Trust Funds for Babies
The immensity of the wealth gap in both developing and developed nations is a daunting and cyclical contributor to global poverty. Without an influx of capital, those who have lived in generational poverty lack the fiscal autonomy and security to climb upwards. However, trust funds can make a difference.

Statistics suggest that hard work and luck are not enough to escape generational poverty. In the United States (U.S.), for example, only 4% of poor Americans climb the rungs of the economic ladder toward wealth. The majority of Americans born into the lowest income bracket remain there for life. Economist Darrick Hamilton confidently stated in The Journal that “Wealth is the paramount indicator of economic security and wellbeing.” Accepting this philosophy, the key question becomes: How does a society accumulate and distribute wealth to people born into the throes of poverty? And the answer just might be establishing trust funds for babies.

Looking to Babies to Address Generational Poverty Through Trust Funds

In 2002, the United Kingdom (U.K.) piloted a long-term savings account for minors called the Child Trust Fund (CTF). CTF was a tax-free savings account parents could open for their kids without facing any decrease in government benefits or tax credits. The parents of any child born in the U.K. between 2002 and 2011 received a £250 voucher to launch a CTF — they could then contribute an additional £9,000 per year. Once the child turned 18, they could access the funds in their account for any combination of reinvestment and spending they saw fit.

The government knew this was a small step in the direction of addressing generational poverty — a £250 stipend would not be enough to solve the nation’s fiscal inequity — but the hope was that a tax-free savings account for children would promote the possibility of home ownership, higher education and healthy investment practices for many who never thought such would be attainable.

Beyond the UK: Child Trust Funds in Canada

In Canada, every family is eligible to open a Registered Education Savings Plan (RESP): a low-tax, long-term saving account to help guardians save for their child’s future education. RESP funds can go toward any post-secondary education including colleges, trade schools, universities and formal apprenticeship programs.

While Canadians from all income brackets are encouraged to open an RESP for their children, Canada provides direct capital to low-income families’ RESPs. Any Canadian child born into a low-income family after 2004 is eligible for the Canada Learning Bond (CLB). The Canadian government provides an initial payment of $500 in the child’s first year and continues to add $100 each year until the total governmental contribution hits $2,000.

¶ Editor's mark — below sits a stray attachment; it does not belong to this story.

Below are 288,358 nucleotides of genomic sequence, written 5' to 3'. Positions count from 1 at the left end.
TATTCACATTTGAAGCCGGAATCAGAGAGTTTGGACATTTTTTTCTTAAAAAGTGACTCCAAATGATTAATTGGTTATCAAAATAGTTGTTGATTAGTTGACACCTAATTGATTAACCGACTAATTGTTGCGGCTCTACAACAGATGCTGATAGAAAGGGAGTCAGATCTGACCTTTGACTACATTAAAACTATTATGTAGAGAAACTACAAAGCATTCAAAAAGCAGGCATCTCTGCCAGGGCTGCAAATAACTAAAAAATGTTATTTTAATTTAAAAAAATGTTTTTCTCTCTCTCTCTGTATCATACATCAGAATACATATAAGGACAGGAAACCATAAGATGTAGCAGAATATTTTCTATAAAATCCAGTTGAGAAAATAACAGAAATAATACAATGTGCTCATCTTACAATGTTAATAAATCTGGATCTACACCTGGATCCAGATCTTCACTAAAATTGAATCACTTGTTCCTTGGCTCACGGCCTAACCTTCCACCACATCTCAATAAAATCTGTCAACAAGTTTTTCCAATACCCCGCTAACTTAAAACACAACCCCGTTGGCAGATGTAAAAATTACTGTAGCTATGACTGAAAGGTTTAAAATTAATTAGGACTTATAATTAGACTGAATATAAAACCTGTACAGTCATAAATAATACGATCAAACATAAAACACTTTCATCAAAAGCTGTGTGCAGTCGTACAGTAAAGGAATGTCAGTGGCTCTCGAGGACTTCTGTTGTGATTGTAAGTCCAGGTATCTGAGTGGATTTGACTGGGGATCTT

The Canada Learning Bond, much like the U.K.’s CTF, aims to chip away at the generational wealth gaps that prevent low-income youth from actualizing their full intellectual and economic potential.

Extrapolating the Baby Bonds Model to the US

In Connecticut, nearly 15,000 children are born into poverty each year. To help close the state’s wealth gaps and encourage innovation, investment and long-term economic growth, Connecticut recently implemented a Baby Bonds program modeled on the U.K. and Canada’s previous successes.

Any child who is born into a family on Connecticut’s public health insurance — on or after July 1, 2023 — will be automatically enrolled in CT Baby Bonds. The government will contribute up to $3,200 to each child’s trust, and at 18, after completing a financial literacy course, the child can claim their capital. The funds are to be used for home ownership, business investment, education or retirement planning. Despite the program name, CT Baby Bonds, Governor Ned Lamont backed off of the original idea to fund the program using money from investors in exchange for bonds. He worried about debt accumulation. Instead, the state will be funding the program through a deposit of $381 million of state budget surplus — meaning there will be no inflated state debt or increased tax.

The Potential Impacts of CT Baby Bonds

While a leg-up of a few thousand dollars is certainly not the end-all-be-all for leveling the playing field, it is a powerful tool in revolutionizing saving philosophies in low-income communities. “You’re more focused on possibly going to college if you see a pathway, if there’s a fund,” Former Connecticut State Treasurer Shawn Wooden shared. “You’re more focused on one day owning a home, which some people in poverty never aspire to because they don’t think it’s ever achievable.”

Shondell Vann, a mother living in Bridgeport, Connecticut with a two-year-old daughter, sees earnest hope in the Baby Bonds program. “I feel like the program would give her a little bit more of a leg up,” she said of her daughter, Maria, in an interview with The Journal. “If she wanted to have a business just like me, she would be able to fund it with no problem. Just anything she wanted to do with that money to be able to be a little bit more successful than she was or just be a little bit better off than she was, is better than nothing.”

– Elena Unger
Photo: Flickr